Restaurant Startup Offers a Taste of Reality

All within its pilot episode, CNBC’s Restaurant Startup has the essential ingredients for an ideal reality show with crying men; well-placed, dramatized music; no-nonsense straight talk; and even a fire. But it serves up something its predecessors can’t and don’t: substance and – well – reality.

“I think people will come away with that feeling of having experienced what it is like to really go through a restaurant deal [...] and the emotion [someone] goes through when you invest your own real, hard-earned money in someone’s restaurant.” said co-host Joe Bastianich.

Within each of the eight hour-long episodes, MasterChef’s Bastianich and beloved Fort Worth chef Tim Love give two teams the opportunity to pitch their ideas, with the hope of either Bastianich or Love investing in the idea. After a round of high-pressure questioning, one team moves forward. With the keys to a working restaurant on Los Angeles’ Melrose Avenue, 36 hours and $7,500, the team is tasked with putting their dream to the test. But this 36-hour venture requires more than just serving up signature dishes. The team also creates a branding campaign and writes a business plan. At the end, Bastianich and Love decide whether or not they will put their own money on the line based on diners’ reactions, the quality of the branding and the viability of the business plan.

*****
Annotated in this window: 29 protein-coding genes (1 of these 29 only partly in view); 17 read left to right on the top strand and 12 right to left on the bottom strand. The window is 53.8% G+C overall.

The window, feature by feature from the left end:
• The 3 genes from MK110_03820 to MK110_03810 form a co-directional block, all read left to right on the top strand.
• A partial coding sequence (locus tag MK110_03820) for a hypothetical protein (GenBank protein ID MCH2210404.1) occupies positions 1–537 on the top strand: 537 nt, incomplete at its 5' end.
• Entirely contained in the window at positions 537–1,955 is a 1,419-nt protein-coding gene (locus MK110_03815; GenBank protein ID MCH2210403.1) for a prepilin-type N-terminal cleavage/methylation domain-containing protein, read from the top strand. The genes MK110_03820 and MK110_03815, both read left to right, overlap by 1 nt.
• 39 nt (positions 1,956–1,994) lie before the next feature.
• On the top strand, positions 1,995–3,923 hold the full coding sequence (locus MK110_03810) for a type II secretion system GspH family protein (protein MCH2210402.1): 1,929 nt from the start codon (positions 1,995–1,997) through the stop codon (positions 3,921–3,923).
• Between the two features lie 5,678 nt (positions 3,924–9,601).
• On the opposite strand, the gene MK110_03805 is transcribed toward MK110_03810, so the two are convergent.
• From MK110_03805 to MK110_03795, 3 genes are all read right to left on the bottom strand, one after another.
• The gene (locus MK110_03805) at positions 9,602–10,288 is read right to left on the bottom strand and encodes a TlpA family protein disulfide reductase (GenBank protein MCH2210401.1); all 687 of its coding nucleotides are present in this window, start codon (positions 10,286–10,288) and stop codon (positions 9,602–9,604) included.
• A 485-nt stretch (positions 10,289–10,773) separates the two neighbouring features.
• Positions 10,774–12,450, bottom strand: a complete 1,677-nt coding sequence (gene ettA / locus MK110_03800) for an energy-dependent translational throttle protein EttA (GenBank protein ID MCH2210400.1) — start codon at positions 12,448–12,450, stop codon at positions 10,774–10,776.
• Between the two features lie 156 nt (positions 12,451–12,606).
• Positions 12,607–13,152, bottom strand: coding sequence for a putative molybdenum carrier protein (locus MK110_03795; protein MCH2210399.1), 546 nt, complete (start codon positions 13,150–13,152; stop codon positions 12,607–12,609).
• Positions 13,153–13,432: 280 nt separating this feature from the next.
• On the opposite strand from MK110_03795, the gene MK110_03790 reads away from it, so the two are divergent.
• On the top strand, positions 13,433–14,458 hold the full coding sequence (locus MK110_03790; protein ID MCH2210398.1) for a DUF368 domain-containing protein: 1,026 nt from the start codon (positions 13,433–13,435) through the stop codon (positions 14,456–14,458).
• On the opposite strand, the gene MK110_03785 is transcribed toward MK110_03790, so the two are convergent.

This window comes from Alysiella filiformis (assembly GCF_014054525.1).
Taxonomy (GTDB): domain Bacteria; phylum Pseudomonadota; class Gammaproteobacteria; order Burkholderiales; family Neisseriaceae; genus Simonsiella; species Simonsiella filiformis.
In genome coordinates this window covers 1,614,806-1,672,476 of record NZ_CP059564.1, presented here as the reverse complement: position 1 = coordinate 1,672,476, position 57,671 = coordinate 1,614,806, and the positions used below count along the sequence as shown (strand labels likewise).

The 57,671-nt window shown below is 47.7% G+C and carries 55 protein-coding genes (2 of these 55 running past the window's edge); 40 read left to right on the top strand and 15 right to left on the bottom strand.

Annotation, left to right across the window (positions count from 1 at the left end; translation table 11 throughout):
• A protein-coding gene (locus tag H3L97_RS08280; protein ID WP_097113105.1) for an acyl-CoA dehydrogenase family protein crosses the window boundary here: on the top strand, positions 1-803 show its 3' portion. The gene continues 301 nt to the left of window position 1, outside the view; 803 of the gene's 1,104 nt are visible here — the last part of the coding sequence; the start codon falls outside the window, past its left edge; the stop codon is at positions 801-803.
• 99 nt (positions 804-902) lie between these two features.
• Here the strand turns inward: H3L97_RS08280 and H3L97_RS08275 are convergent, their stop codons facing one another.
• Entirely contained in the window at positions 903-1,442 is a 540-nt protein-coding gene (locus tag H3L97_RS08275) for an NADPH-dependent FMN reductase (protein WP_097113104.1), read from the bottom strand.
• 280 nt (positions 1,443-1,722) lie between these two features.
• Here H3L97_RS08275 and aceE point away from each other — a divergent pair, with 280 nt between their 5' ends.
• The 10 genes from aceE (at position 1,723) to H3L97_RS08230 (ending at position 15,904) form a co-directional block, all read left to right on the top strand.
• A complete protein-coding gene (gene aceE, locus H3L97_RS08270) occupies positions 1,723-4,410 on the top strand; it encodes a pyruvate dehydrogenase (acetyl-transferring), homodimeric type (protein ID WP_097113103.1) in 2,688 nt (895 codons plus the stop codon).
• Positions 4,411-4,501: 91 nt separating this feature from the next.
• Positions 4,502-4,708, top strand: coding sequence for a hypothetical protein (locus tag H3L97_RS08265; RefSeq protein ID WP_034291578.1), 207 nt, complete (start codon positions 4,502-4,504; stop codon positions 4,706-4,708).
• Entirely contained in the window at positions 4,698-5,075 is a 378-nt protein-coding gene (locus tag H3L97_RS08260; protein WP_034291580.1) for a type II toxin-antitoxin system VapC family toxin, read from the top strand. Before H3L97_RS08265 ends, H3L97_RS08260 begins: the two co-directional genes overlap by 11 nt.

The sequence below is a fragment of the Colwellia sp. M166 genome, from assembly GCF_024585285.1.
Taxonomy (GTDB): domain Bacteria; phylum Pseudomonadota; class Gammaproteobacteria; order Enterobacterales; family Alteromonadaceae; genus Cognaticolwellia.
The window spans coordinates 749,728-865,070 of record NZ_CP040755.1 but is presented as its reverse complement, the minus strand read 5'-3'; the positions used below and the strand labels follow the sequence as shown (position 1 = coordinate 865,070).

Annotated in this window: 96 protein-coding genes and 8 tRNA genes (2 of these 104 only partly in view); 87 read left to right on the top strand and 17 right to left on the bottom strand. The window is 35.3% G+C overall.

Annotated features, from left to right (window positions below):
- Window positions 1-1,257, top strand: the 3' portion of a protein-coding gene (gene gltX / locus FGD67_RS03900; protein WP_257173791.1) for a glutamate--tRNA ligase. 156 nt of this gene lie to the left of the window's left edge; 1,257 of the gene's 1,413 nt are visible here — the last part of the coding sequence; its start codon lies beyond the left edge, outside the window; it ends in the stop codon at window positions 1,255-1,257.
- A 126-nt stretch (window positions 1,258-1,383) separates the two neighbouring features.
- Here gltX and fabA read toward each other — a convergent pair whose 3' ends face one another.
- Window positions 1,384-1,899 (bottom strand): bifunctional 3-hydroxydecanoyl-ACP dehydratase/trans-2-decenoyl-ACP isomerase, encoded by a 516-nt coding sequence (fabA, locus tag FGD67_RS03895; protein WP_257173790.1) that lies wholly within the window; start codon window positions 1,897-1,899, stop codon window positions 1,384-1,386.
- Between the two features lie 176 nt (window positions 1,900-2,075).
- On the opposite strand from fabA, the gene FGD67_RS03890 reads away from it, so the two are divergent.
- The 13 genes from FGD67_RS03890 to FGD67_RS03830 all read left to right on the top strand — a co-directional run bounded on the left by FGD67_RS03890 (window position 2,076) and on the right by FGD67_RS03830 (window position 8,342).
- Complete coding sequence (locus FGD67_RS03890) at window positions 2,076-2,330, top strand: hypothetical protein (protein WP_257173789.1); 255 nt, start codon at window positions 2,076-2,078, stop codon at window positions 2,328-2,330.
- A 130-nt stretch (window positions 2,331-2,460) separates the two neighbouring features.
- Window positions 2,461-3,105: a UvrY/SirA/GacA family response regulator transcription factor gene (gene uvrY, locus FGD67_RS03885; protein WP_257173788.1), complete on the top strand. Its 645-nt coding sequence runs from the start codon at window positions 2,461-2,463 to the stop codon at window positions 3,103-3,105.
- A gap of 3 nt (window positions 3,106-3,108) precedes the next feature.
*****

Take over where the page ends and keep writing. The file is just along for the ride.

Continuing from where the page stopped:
Restaurant Startup - Photo courtesy  of Feren Communications.
Restaurant Startup – Photo courtesy of Feren Communications.

The banter that flies between Love, known for North Texan staples such as Lonesome Dove Western Bistro and Woodshed Smokehouse in Fort Worth, and Bastianich, a New York restaurateur and investor, makes the show lively. But despite their differing opinions, the duo agrees on one thing: “My favorite kind of restaurant is the kind of restaurant that makes money,” Bastianich said.

Love emphasized the show’s role in moving an idea from concept to reality through advice and focus. “We’re trying to focus them in on their idea of what they have and see if that can really happen,” Love said. “A young entrepreneur, generally, is very scatterbrained and unorganized yet very passionate.” The duo is looking for teams who have devotion and enthusiasm but have the ability to focus and “pinpoint where this energy needs to go and to make that restaurant open.”

Despite the increased sensationalism of the restaurant business throughout the past 25 years with the rising popularity of cooking shows, Bastianich and Love believe Restaurant Startup will offer viewers a widened perspective of the restaurant business.

“It’s very different than the kind of reality entertainment that we’ve become accustomed to that kind of infiltrates all our screens,” Bastianich said. “I think what people can come away with here is a real education about what it is to be in the restaurant business. And I think […] it undresses all the glam and fantasy about restaurants and breaks it down to the bare essence of what the business is and where the money is made.”

Restaurant Startup premieres at 9 PM July 8th on CNBC.